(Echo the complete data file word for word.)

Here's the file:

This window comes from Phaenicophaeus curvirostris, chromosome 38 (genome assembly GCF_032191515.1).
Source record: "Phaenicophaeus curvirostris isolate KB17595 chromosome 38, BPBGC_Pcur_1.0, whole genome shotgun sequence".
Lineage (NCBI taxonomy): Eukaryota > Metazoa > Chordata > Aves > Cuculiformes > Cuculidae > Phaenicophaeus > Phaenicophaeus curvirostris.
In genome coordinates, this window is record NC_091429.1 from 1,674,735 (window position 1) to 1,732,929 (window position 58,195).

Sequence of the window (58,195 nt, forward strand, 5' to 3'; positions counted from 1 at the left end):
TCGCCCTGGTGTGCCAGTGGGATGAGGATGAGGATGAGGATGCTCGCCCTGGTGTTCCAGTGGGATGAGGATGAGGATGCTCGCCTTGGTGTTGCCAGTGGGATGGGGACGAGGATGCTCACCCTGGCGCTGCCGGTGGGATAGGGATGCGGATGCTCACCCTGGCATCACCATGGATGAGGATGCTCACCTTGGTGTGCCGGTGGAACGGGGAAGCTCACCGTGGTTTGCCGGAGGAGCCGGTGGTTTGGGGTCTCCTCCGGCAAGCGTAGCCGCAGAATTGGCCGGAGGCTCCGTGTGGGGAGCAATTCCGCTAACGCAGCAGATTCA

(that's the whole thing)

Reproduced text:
This window comes from Phaenicophaeus curvirostris, chromosome 38 (genome assembly GCF_032191515.1).
Source record: "Phaenicophaeus curvirostris isolate KB17595 chromosome 38, BPBGC_Pcur_1.0, whole genome shotgun sequence".
Lineage (NCBI taxonomy): Eukaryota > Metazoa > Chordata > Aves > Cuculiformes > Cuculidae > Phaenicophaeus > Phaenicophaeus curvirostris.
In genome coordinates, this window is record NC_091429.1 from 1,674,735 (window position 1) to 1,732,929 (window position 58,195).

Sequence of the window (58,195 nt, forward strand, 5' to 3'; positions counted from 1 at the left end):
TCGCCCTGGTGTGCCAGTGGGATGAGGATGAGGATGAGGATGCTCGCCCTGGTGTTCCAGTGGGATGAGGATGAGGATGCTCGCCTTGGTGTTGCCAGTGGGATGGGGACGAGGATGCTCACCCTGGCGCTGCCGGTGGGATAGGGATGCGGATGCTCACCCTGGCATCACCATGGATGAGGATGCTCACCTTGGTGTGCCGGTGGAACGGGGAAGCTCACCGTGGTTTGCCGGAGGAGCCGGTGGTTTGGGGTCTCCTCCGGCAAGCGTAGCCGCAGAATTGGCCGGAGGCTCCGTGTGGGGAGCAATTCCGCTAACGCAGCAGATTCA